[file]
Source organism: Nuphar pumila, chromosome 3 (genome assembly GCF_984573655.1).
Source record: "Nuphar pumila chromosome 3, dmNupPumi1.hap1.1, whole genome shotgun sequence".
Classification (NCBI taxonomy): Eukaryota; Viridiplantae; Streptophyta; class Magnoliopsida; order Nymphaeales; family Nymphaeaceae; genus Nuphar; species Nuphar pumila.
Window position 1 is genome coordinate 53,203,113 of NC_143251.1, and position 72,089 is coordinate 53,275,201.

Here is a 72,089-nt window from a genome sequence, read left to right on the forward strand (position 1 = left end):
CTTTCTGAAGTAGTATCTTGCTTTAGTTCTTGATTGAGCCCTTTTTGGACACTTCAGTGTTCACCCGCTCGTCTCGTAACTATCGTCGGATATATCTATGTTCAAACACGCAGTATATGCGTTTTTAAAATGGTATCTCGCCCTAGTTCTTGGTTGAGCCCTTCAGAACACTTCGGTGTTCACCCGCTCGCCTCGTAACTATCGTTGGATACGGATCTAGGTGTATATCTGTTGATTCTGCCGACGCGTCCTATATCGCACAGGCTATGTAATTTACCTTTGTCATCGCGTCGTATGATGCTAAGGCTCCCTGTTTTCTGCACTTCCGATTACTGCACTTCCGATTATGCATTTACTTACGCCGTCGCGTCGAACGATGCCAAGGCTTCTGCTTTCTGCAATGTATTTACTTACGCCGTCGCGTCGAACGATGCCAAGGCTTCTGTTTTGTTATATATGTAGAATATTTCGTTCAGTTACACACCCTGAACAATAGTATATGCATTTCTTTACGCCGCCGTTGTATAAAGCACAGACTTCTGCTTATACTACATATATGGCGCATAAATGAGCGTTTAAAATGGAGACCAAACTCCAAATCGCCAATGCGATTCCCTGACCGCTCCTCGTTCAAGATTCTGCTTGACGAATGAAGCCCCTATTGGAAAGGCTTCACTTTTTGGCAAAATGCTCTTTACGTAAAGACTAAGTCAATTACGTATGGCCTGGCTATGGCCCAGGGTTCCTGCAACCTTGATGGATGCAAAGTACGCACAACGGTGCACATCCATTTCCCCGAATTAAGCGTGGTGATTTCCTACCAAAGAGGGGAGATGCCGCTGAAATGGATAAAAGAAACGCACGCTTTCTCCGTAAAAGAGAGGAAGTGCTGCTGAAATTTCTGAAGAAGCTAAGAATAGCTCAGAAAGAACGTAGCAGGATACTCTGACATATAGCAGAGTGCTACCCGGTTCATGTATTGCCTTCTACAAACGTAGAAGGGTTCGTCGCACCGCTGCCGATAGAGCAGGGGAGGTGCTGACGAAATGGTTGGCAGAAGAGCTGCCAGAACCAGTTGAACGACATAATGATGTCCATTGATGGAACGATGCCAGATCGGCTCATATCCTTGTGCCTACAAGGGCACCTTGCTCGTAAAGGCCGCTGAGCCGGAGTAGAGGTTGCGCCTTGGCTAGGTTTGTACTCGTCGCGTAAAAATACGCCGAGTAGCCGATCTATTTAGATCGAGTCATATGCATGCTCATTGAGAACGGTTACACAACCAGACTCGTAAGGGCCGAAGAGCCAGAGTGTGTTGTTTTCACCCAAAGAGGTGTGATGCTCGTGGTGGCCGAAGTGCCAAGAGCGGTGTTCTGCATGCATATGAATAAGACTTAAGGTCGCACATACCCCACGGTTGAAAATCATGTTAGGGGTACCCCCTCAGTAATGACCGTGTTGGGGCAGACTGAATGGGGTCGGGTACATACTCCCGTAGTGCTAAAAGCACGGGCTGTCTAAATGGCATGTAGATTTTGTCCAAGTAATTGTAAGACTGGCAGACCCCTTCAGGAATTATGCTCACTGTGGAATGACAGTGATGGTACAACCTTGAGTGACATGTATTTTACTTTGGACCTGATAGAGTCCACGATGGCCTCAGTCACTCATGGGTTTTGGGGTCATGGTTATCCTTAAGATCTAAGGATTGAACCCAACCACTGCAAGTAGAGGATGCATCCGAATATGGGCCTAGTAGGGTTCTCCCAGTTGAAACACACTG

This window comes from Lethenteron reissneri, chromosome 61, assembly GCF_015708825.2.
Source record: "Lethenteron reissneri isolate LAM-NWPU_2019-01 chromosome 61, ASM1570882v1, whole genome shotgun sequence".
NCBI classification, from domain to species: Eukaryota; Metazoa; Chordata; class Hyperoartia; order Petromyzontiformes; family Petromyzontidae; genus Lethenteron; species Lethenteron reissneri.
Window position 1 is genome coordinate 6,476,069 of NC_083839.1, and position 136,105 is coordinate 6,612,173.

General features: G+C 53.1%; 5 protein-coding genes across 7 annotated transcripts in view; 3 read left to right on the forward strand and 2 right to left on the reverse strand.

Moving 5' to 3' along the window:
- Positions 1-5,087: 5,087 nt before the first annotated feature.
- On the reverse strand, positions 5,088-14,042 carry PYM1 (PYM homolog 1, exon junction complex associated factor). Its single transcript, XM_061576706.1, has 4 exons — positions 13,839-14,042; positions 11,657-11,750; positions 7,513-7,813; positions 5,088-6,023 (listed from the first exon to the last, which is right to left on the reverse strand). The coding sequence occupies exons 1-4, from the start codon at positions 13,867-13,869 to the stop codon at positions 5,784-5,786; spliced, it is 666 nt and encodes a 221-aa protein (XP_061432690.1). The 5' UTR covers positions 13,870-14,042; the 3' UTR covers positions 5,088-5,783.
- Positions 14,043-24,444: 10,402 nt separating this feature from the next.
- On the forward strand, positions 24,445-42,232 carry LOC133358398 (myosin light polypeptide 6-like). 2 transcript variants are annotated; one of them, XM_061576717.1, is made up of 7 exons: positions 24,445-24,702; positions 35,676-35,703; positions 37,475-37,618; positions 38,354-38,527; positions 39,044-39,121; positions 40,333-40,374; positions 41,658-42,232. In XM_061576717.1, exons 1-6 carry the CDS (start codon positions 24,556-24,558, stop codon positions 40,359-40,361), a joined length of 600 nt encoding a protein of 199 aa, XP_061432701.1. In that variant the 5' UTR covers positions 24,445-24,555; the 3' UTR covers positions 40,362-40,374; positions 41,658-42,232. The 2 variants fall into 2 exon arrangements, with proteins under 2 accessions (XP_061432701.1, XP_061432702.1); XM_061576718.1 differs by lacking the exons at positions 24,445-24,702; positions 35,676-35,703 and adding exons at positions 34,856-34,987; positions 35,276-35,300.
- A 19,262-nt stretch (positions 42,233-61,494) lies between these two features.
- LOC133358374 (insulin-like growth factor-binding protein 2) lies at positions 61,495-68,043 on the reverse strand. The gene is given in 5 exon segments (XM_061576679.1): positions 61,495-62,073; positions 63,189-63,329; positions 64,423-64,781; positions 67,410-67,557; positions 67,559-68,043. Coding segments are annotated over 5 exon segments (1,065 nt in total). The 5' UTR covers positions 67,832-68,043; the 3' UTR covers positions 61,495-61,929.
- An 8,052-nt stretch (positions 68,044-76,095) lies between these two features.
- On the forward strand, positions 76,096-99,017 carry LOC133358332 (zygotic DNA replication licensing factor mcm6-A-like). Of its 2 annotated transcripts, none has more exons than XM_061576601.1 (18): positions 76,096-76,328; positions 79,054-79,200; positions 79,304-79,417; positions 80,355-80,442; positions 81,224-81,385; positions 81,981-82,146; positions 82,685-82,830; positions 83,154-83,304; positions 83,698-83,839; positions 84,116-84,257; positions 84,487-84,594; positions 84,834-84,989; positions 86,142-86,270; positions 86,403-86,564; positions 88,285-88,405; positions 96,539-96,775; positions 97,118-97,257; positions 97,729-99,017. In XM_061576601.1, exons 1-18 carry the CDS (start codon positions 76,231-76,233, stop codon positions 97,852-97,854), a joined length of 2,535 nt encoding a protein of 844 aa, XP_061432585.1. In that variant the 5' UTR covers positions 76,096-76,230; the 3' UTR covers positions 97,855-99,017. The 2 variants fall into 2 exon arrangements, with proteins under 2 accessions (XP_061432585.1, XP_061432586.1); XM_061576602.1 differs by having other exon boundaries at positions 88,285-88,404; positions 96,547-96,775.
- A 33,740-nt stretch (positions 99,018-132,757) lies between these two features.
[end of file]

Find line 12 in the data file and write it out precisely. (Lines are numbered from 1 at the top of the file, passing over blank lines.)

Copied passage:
Moving 5' to 3' along the window: